“But what about the men?!”

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by Carolyn Thomas  @HeartSisters

As you know, I rarely publish guest posts here on Heart Sisters (given that I have a small avalanche of 232 half-done draft articles piling up alarmingly) but I wanted to share this post with you. It’s from the irreverent Laura Haywood-Cory of North Carolina, one of my sister heart attack survivors and yet another graduate of Mayo Clinic’s WomenHeart Science & Leadership Symposium for Women With Heart Disease in Rochester, Minnesota (and more recently, of the Mayo Clinic Social Media Summit there, too!)

Her own dramatic heart story is that of a deadly and rare condition usually seen in young, healthy women with few if any known cardiac risk factors: Spontaneous Coronary Artery Dissection or SCAD. I’m happy to say she has been making a heroic effort to beat this sucker into the ground – just one year after surviving her heart attack, Laura completed the Chapel Hill Ramblin’ Rose Triathlon. She now writes about SCAD, women’s heart health, and life in general on her blog  – from which I have lifted this little gem, with her permission. Laura writes:    Continue reading ““But what about the men?!””

Why are women with atrial fibrillation treated differently?

by Carolyn Thomas 

She is a 60-year old heart patient who wryly claims: “Catheter ablation is one of my favorite subjects!” After she underwent this treatment for her atrial fibrillation*, she healed surprisingly slowly, and her distressing episodes of high or irregular heart rate – averaging anywhere from 140-160 beats per minute – “came back full-time”.

She was also warned that these symptoms could last for months. She adds:

“I know how frustrating it is when doctors tell you that ablation is ‘The Answer’ and it turns out not to be.”

Sadly, she is not alone. Last year, cardiac researchers at St. David’s Hospital in Austin, Texas reported striking differences in the outcomes and complications of more than 3,200 women who underwent the cardiac procedure called Atrial Fibrillation Ablation*Continue reading “Why are women with atrial fibrillation treated differently?”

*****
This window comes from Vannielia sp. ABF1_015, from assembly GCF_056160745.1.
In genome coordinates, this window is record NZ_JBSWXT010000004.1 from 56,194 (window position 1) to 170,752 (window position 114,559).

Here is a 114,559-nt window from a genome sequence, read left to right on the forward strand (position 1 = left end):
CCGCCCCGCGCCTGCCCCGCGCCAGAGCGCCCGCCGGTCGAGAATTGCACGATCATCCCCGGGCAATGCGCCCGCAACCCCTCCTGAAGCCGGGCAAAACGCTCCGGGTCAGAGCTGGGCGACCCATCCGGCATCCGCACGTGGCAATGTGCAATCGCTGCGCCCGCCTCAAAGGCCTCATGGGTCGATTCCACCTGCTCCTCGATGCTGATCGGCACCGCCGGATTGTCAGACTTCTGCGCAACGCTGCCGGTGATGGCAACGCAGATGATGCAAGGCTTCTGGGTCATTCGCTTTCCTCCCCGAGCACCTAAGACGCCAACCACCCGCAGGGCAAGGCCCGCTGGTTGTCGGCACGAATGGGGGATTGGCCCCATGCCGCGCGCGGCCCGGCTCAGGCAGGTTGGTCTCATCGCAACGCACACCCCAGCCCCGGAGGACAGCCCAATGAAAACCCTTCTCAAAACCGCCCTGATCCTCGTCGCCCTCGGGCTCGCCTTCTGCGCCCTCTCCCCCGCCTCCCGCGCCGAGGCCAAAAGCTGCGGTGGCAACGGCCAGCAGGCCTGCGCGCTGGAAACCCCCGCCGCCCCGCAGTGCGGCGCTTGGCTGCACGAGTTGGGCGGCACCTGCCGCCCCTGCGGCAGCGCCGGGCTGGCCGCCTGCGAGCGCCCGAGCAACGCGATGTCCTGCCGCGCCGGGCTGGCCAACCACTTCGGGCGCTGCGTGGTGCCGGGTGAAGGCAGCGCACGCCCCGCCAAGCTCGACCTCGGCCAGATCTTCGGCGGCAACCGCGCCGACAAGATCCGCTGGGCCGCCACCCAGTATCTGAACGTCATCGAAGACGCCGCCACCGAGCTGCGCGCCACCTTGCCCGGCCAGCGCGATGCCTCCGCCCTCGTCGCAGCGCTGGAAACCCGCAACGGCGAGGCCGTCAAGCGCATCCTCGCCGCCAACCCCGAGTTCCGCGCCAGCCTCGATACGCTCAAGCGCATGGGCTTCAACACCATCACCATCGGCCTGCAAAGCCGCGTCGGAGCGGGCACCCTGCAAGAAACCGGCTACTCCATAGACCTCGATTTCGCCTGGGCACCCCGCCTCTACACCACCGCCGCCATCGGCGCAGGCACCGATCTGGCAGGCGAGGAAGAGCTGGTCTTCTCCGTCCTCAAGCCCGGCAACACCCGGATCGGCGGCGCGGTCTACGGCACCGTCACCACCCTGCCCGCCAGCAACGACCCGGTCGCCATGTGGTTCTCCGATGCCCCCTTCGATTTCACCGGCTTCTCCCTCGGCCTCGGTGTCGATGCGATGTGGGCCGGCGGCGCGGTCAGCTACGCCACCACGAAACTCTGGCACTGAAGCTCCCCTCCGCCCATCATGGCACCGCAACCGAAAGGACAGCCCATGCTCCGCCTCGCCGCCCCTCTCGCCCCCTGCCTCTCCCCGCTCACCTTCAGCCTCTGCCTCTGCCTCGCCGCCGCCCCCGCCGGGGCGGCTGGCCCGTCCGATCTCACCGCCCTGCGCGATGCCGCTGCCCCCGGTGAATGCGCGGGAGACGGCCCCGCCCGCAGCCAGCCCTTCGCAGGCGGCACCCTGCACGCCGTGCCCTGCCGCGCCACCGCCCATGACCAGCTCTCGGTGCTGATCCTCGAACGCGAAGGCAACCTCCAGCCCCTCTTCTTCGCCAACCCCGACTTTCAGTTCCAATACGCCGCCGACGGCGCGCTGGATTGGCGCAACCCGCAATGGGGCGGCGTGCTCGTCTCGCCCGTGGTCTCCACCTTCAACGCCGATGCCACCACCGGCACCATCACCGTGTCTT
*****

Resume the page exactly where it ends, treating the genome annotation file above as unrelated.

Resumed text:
14 reasons to be glad you’re a man when you’re having a heart attack

by Carolyn Thomas  ♥  @HeartSisters

I just finished reading a truly weird rant on another website, written by a man decrying the “sexism” of our society because all of our male doctors are now focused only on women’s heart disease – while apparently ignoring men completely.

It would surely be the fantasy dream of every woman heart attack survivor if this man were actually telling the truth about all that attention women’s heart disease is allegedly attracting.  The frightening reality instead is that since 1984, more women than men have died each year from heart disease. In fact, the gap between men and women’s cardiac survival continues to widen.

In the interests of enlightening the unconscious among us about All Things Cardiac, I am happy to point out an assortment of gender differences if you find yourself having a heart attack:  Continue reading “14 reasons to be glad you’re a man when you’re having a heart attack”

How doctors discovered that women have heart attacks, too

by Carolyn Thomas     @HeartSisters

Following my heart attack, my family doctor told me that when she was in medical school, the type of heart attack that I’d had was called awidowmaker‘.

This was apparently because a 95% blockage like mine in this particular coronary artery was usually fatal, thus making the patient’s wife an instant widow. Please note the gender imbalance: men – the ones who could ‘make’ a ‘widow’  – were considered to be the ones suffering this kind of heart attack. Doctors don’t, for example, call it the widower maker . . .

Alas, there are still doctors who are unaware that, since 1984, more women than men die of heart disease each yearAn American Heart Association survey found that only 8% of physicians (and an even more appalling 17% of cardiologists!) actually knew that heart disease kills more women than men annually.

So I was intrigued to run across this chronological overview on Gender and Cardiovascular Disease showing how since 1970, the medical profession has gradually – and I do mean gradually – wisened up to the reality that heart disease is a woman’s disease, too.  Continue reading “How doctors discovered that women have heart attacks, too”

Female cardiologists chat about heart disease

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by Carolyn Thomas  @HeartSisters

Only 7% of the world’s cardiologists are women.  Pity.  In these two videos, you’ll get an opportunity to eavesdrop on some of the best of this elite group as they discuss ‘The Heart of a Woman’.

UPDATE FROM CAROLYN: Sadly, neither of these films are still available. Instead, I invite you to watch a remarkable little film called A Typical Heart (about 22 minutes in length), a documentary exploring the deadly disparity between male and female heart disease, through the lens of healthcare professionals, researchers, patients and their families. I was honoured to be one of the eight female heart patients interviewed for this film.